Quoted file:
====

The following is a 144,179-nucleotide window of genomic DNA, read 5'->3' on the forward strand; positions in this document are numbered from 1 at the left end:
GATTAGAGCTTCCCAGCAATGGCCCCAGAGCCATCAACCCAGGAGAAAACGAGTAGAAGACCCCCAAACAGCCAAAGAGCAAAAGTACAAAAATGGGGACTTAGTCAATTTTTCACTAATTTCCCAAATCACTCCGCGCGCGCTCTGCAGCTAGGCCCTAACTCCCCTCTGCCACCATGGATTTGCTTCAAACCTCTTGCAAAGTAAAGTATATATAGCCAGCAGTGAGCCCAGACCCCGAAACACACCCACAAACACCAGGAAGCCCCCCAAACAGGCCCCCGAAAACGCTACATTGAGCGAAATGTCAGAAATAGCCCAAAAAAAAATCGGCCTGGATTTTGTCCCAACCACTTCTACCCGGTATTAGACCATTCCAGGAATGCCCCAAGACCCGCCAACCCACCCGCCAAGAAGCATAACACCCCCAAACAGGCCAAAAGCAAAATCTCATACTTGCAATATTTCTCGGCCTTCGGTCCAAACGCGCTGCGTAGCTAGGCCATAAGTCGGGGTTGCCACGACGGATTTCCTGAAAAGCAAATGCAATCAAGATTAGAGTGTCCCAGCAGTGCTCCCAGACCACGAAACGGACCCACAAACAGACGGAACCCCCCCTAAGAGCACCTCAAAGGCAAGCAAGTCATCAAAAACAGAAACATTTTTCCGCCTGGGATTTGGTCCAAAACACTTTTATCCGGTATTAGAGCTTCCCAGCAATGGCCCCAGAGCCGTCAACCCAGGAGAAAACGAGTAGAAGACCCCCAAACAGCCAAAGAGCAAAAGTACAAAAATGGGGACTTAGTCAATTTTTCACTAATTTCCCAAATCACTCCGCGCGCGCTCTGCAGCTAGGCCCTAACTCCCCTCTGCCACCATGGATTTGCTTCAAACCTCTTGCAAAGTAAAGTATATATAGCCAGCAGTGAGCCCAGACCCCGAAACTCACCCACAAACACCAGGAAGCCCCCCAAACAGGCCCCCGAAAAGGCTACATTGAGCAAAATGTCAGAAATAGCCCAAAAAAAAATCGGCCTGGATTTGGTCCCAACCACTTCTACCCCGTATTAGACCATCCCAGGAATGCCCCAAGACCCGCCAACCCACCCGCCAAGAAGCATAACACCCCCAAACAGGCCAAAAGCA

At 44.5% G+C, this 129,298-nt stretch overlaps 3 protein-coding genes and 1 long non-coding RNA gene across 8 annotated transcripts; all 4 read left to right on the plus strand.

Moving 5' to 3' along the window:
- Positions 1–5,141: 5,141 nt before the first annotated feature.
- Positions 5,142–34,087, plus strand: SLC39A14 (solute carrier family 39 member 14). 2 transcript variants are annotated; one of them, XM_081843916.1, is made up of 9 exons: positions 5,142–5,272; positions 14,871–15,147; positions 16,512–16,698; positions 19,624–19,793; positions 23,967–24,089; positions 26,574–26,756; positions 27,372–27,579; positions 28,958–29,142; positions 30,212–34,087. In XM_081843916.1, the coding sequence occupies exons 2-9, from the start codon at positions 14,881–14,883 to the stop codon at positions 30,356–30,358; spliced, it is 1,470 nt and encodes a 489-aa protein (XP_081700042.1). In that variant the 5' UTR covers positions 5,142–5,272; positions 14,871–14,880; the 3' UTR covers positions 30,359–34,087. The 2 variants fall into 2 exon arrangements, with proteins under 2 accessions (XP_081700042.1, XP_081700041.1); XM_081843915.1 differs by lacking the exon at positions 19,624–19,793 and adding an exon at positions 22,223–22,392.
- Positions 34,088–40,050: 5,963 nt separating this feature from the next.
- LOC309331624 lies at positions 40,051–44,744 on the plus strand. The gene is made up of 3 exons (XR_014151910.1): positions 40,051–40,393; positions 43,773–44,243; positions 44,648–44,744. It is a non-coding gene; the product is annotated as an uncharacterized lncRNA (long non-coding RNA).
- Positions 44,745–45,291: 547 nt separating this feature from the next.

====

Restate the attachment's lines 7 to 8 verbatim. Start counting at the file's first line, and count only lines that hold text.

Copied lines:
- Positions 34,088–40,050: 5,963 nt separating this feature from the next.
- LOC309331624 lies at positions 40,051–44,744 on the plus strand. The gene is made up of 3 exons (XR_014151910.1): positions 40,051–40,393; positions 43,773–44,243; positions 44,648–44,744. It is a non-coding gene; the product is annotated as an uncharacterized lncRNA (long non-coding RNA).